Federal court rules in favor of Indy company

Jennifer Nelson
January 1, 2008
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A federal appeals court in Florida has upheld an Indianapolis-based company's right to sell distant networking programming to its customers, finding the company was acting in accordance with the Satellite Home Viewer Act (SHVA).

The unanimous opinion from the 11th Circuit Court of Appeals Monday, CBS Broadcasting Inc., et al. v. EchoStar Communications d.b.a. DISH Network, et al. No. 07-10020, ruled National Programming Service (NPS), a proposed intervenor-cross-appellant on the case, has the right to lease satellite equipment from EchoStar Communications Corp. even though EchoStar was involved in a lawsuit and had an injunction in place prohibiting the company from transmitting network programming to served and unserved customers.

Under SHVA, satellite carriers like NPS are able to get a compulsory, statutory license to engage in secondary transmission of copyrighted programming to unserved households - those that are unable to receive network programming at a specified level of intensity through the use of conventional rooftop antennas.

NPS saw an opportunity to step into the business after the injunction was placed against EchoStar. In 2006, NPS reached a deal with EchoStar about leasing its satellite equipment, which allowed NPS to use EchoStar's satellite transponder to retransmit distant network programming to unserved households that signed with NPS.

In 1998, several television networks and their affiliates sued EchoStar in the U.S. District Court for the Southern District of Florida claiming the company improperly provided distant network programming to served households - subscribers to the DISH Network satellite brand. An injunction was entered to stop the company from providing the programming under the SHVA's statutory license.

After the deal was reached between NPS and EchoStar, the television networks accused NPS of violating the injunction. The Florida federal court and now the 11th Circuit have ruled in favor of NPS.

The appellate court ruled NPS was lawfully transmitting network signals to unserved households pursuant to the act, said Todd Vare, partner at Barnes & Thornburg's intellectual property department who represented NPS in the suit.

"It's an important ruling in terms of how the court interpreted the statute," he said, adding it "allowed NPS to lease satellite equipment from somebody else without that somebody else somehow being subject to the statute."

The ruling also touched upon a public policy issue in the small-dish market. There were only two competitors - DISH Network and DIRECTV. If the injunction issued against EchoStar applied to NPS, then customers would have been left with only one provider and it would have essentially created a monopoly in the small-dish market, Vare said.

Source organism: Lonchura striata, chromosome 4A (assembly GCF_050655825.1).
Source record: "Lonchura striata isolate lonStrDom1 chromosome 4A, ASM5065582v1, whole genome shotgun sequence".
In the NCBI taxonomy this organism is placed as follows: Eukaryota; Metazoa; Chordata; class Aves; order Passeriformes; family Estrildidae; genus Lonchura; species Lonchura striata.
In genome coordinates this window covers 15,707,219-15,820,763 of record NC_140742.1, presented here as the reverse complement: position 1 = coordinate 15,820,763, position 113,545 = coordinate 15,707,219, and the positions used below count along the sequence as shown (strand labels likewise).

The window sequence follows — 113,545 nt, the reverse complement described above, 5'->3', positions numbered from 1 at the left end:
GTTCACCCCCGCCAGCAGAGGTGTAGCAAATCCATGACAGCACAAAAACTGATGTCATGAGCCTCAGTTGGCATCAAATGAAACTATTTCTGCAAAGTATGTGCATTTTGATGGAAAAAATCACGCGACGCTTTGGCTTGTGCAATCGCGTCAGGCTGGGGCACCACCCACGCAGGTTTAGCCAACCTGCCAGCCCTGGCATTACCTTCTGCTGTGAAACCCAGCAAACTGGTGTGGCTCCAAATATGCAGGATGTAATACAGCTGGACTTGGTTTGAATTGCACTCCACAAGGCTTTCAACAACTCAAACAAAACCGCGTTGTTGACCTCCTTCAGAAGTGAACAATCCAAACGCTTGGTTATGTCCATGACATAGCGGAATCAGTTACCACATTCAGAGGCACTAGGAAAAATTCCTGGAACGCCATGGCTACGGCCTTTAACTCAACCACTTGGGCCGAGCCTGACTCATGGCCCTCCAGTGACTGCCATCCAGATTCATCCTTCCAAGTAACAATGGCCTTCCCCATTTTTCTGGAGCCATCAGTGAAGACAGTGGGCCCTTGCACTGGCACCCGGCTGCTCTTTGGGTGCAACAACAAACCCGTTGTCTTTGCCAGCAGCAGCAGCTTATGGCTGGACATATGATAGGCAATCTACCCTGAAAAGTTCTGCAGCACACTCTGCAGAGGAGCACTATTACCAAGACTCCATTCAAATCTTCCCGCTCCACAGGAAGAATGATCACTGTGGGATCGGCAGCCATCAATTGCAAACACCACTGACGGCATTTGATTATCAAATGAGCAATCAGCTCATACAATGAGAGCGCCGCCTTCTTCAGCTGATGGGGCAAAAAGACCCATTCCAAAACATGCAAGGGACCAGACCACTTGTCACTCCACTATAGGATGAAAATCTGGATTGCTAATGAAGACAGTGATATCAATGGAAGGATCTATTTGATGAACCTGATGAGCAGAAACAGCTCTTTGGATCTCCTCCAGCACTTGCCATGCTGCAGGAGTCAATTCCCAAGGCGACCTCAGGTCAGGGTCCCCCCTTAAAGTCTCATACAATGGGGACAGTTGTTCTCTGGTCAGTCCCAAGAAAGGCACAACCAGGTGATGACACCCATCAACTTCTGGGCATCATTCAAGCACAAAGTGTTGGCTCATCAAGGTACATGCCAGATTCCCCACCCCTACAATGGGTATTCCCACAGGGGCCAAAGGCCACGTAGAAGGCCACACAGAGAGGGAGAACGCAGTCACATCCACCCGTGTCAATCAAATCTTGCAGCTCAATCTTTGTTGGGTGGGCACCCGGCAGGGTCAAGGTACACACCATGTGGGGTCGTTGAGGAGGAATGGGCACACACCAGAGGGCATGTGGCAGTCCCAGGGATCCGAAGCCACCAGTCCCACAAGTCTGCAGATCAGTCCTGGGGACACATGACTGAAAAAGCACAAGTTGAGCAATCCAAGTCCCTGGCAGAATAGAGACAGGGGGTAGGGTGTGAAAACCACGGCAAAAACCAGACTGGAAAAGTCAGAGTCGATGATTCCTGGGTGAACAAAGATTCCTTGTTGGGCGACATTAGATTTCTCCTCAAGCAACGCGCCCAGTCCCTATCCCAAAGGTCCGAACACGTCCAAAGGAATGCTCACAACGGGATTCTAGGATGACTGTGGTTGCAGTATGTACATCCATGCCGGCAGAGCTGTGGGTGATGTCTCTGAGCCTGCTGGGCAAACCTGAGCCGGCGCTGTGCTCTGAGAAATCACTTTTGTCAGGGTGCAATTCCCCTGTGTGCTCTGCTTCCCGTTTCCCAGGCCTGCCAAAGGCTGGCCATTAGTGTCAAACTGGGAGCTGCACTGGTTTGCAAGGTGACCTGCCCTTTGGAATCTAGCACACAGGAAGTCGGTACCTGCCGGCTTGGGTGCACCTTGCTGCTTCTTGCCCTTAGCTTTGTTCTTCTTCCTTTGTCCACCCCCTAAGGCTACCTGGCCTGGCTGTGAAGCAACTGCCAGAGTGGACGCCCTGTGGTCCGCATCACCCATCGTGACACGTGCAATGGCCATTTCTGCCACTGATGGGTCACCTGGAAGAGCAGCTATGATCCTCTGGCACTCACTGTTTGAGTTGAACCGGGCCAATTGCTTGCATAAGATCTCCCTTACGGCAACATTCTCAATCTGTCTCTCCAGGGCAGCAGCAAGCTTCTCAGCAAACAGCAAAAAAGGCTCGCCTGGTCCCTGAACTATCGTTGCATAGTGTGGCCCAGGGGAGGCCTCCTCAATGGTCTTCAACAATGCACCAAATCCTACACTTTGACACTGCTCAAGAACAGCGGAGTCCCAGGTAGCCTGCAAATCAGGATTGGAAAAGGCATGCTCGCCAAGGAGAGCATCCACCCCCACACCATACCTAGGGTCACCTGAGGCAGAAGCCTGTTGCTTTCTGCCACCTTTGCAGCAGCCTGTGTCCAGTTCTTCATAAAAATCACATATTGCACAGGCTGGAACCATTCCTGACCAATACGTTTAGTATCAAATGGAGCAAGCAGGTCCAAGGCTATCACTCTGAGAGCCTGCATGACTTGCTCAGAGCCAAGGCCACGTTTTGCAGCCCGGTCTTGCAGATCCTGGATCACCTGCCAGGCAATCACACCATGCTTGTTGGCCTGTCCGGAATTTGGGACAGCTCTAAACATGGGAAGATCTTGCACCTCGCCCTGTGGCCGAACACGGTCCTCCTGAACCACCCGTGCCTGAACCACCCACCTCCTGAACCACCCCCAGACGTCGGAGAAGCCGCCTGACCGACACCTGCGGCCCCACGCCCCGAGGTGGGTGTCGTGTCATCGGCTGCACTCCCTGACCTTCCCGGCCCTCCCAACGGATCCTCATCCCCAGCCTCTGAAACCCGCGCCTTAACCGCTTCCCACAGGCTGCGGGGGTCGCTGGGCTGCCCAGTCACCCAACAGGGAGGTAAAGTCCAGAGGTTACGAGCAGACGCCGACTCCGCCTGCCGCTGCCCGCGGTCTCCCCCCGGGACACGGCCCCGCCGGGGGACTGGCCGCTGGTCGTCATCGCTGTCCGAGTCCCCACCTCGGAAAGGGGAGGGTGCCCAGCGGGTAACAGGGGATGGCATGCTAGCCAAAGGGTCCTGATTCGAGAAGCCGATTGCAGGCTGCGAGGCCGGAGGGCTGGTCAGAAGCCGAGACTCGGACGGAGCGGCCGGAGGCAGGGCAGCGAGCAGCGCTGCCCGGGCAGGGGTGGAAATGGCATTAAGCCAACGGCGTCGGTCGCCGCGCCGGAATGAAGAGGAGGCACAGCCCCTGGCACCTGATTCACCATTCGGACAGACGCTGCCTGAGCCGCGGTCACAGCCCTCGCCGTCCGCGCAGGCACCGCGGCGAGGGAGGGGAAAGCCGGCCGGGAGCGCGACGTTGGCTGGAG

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  1. Great observation Smith. By my lights, speaking personally, they already have. They counted my religious perspective in a pro-life context as a symptom of mental illness and then violated all semblance of due process to banish me for life from the Indiana bar. The headline reveals the truth of the Hoosier elite's animus. Details here: Denied 2016 petition for cert (this time around): (“2016Pet”) Amicus brief 2016: (“2016Amici”) As many may recall, I was banned for five years for failing to "repent" of my religious views on life and the law when a bar examiner demanded it of me, resulting in a time out to reconsider my "clinging." The time out did not work, so now I am banned for life. Here is the five year time out order: Denied 2010 petition for cert (from the 2009 denial and five year banishment): (“2010Pet”) Read this quickly if you are going to read it, the elites will likely demand it be pulled down or pile comments on to bury it. (As they have buried me.)

  2. if the proabortion zealots and intolerant secularist anti-religious bigots keep on shutting down every hint of religious observance in american society, or attacking every ounce of respect that the state may have left for it, they may just break off their teeth.

  3. "drug dealers and traffickers need to be locked up". "we cannot afford just to continue to build prisons". "drug abuse is strangling many families and communities". "establishing more treatment and prevention programs will also be priorities". Seems to be what politicians have been saying for at least three decades now. If these are the most original thoughts these two have on the issues of drug trafficking and drug abuse, then we're no closer to solving the problem than we were back in the 90s when crack cocaine was the epidemic. We really need to begin demanding more original thought from those we elect to office. We also need to begin to accept that each of us is part of the solution to a problem that government cannot solve.

  4. What is with the bias exclusion of the only candidate that made sense, Rex Bell? The Democrat and Republican Party have created this problem, why on earth would anyone believe they are able to fix it without pushing government into matters it doesn't belong?

  5. This is what happens when daddy hands over a business to his moron son and thinks that everything will be ok. this bankruptcy is nothing more than Gary pulling the strings to never pay the creditors that he and his son have ripped off. they are scum and they know it.